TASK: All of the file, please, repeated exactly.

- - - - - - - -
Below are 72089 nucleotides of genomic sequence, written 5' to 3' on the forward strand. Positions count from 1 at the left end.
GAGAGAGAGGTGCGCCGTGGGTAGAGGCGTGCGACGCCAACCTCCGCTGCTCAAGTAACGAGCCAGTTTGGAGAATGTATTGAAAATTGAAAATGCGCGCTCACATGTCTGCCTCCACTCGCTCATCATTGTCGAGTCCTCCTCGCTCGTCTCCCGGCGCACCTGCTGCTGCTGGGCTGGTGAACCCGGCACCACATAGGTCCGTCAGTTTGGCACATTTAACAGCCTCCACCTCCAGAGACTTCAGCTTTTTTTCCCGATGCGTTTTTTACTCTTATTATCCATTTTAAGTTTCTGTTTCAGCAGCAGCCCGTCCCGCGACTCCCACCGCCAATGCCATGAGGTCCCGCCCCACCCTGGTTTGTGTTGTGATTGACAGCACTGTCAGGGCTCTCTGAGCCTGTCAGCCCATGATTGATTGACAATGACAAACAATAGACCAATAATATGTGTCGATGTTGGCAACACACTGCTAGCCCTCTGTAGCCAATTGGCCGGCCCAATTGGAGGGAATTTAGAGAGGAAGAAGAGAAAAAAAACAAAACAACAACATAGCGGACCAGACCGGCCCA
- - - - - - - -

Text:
Below are 72089 nucleotides of genomic sequence, written 5' to 3' on the forward strand. Positions count from 1 at the left end.
GAGAGAGAGGTGCGCCGTGGGTAGAGGCGTGCGACGCCAACCTCCGCTGCTCAAGTAACGAGCCAGTTTGGAGAATGTATTGAAAATTGAAAATGCGCGCTCACATGTCTGCCTCCACTCGCTCATCATTGTCGAGTCCTCCTCGCTCGTCTCCCGGCGCACCTGCTGCTGCTGGGCTGGTGAACCCGGCACCACATAGGTCCGTCAGTTTGGCACATTTAACAGCCTCCACCTCCAGAGACTTCAGCTTTTTTTCCCGATGCGTTTTTTACTCTTATTATCCATTTTAAGTTTCTGTTTCAGCAGCAGCCCGTCCCGCGACTCCCACCGCCAATGCCATGAGGTCCCGCCCCACCCTGGTTTGTGTTGTGATTGACAGCACTGTCAGGGCTCTCTGAGCCTGTCAGCCCATGATTGATTGACAATGACAAACAATAGACCAATAATATGTGTCGATGTTGGCAACACACTGCTAGCCCTCTGTAGCCAATTGGCCGGCCCAATTGGAGGGAATTTAGAGAGGAAGAAGAGAAAAAAAACAAAACAACAACATAGCGGACCAGACCGGCCCA